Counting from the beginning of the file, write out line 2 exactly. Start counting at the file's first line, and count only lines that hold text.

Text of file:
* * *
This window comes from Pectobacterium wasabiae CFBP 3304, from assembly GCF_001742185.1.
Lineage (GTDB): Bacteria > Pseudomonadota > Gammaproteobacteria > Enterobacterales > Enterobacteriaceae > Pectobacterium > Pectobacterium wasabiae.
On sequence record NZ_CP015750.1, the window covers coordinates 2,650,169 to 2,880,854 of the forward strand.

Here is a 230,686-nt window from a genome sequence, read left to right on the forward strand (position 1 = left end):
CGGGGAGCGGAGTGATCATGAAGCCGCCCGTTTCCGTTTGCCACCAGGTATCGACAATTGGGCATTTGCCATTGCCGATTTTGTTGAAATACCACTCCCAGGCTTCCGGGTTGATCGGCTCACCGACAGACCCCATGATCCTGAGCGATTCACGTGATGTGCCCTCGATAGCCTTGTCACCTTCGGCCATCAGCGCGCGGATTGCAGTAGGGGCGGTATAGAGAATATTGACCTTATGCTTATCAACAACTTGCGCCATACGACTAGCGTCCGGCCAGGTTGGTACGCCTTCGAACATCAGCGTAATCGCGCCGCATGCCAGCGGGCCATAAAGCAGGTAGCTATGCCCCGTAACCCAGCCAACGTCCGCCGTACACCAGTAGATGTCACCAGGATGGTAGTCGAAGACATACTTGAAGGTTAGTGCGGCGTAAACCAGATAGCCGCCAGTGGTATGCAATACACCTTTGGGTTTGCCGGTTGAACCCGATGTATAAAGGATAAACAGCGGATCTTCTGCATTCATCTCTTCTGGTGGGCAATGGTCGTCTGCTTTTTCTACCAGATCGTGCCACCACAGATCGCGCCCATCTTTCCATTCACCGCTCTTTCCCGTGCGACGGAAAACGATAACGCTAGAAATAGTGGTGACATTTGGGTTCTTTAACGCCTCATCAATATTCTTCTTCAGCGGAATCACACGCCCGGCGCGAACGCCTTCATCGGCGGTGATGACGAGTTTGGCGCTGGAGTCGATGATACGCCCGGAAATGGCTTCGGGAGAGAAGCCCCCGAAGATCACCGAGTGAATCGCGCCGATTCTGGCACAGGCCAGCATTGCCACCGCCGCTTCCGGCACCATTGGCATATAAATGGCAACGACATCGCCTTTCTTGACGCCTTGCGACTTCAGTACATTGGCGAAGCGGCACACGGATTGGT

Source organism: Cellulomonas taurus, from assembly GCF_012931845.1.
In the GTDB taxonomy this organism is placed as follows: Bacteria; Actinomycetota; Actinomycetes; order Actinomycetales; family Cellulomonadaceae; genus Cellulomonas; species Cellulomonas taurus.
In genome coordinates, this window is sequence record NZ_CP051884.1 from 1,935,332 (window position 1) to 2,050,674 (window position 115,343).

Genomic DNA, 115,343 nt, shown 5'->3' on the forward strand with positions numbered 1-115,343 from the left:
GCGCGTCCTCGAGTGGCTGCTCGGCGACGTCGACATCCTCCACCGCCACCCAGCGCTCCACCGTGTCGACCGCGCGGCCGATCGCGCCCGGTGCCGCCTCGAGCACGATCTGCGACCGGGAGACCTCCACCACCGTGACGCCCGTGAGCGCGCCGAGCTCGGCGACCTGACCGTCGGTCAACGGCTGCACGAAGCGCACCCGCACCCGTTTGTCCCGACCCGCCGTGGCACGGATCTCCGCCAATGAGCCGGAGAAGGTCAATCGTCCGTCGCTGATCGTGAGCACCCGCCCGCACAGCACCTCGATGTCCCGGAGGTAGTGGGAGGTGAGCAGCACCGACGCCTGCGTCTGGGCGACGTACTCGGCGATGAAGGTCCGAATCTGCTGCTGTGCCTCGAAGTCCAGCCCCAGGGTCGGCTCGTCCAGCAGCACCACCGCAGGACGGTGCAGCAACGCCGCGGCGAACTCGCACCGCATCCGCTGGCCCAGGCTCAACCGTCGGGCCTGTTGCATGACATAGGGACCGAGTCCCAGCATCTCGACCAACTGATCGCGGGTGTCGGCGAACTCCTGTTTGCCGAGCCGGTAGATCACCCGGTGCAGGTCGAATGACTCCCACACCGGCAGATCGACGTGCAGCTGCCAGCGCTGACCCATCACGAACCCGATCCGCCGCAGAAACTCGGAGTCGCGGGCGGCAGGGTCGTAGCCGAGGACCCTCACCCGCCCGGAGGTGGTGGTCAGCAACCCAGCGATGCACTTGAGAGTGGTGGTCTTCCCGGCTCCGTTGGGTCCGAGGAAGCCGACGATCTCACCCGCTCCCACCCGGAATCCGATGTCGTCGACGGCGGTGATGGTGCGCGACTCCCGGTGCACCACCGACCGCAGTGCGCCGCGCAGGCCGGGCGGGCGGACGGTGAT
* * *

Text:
Lineage (GTDB): Bacteria > Pseudomonadota > Gammaproteobacteria > Enterobacterales > Enterobacteriaceae > Pectobacterium > Pectobacterium wasabiae.